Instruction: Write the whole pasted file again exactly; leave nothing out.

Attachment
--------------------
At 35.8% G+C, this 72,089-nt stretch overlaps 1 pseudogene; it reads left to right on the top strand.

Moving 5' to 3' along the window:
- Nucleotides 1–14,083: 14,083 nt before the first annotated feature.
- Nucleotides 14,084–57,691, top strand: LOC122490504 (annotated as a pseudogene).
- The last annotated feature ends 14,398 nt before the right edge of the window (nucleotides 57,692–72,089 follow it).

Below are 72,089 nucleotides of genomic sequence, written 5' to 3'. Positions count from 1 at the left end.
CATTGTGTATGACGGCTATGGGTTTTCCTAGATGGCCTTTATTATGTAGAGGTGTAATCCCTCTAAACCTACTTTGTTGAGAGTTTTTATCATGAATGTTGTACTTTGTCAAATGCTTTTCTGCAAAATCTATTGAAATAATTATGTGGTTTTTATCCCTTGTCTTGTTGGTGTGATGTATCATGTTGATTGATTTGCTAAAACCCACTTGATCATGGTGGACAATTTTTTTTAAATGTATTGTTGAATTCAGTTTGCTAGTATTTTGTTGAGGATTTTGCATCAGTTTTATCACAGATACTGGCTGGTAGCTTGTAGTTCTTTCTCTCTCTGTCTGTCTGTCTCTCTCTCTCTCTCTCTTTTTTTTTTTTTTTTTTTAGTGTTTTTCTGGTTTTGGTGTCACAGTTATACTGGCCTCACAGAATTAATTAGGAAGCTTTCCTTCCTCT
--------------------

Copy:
At 35.8% G+C, this 72,089-nt stretch overlaps 1 pseudogene; it reads left to right on the top strand.

Moving 5' to 3' along the window:
- Nucleotides 1–14,083: 14,083 nt before the first annotated feature.
- Nucleotides 14,084–57,691, top strand: LOC122490504 (annotated as a pseudogene).
- The last annotated feature ends 14,398 nt before the right edge of the window (nucleotides 57,692–72,089 follow it).

Below are 72,089 nucleotides of genomic sequence, written 5' to 3'. Positions count from 1 at the left end.
CATTGTGTATGACGGCTATGGGTTTTCCTAGATGGCCTTTATTATGTAGAGGTGTAATCCCTCTAAACCTACTTTGTTGAGAGTTTTTATCATGAATGTTGTACTTTGTCAAATGCTTTTCTGCAAAATCTATTGAAATAATTATGTGGTTTTTATCCCTTGTCTTGTTGGTGTGATGTATCATGTTGATTGATTTGCTAAAACCCACTTGATCATGGTGGACAATTTTTTTTAAATGTATTGTTGAATTCAGTTTGCTAGTATTTTGTTGAGGATTTTGCATCAGTTTTATCACAGATACTGGCTGGTAGCTTGTAGTTCTTTCTCTCTCTGTCTGTCTGTCTCTCTCTCTCTCTCTCTTTTTTTTTTTTTTTTTTTAGTGTTTTTCTGGTTTTGGTGTCACAGTTATACTGGCCTCACAGAATTAATTAGGAAGCTTTCCTTCCTCT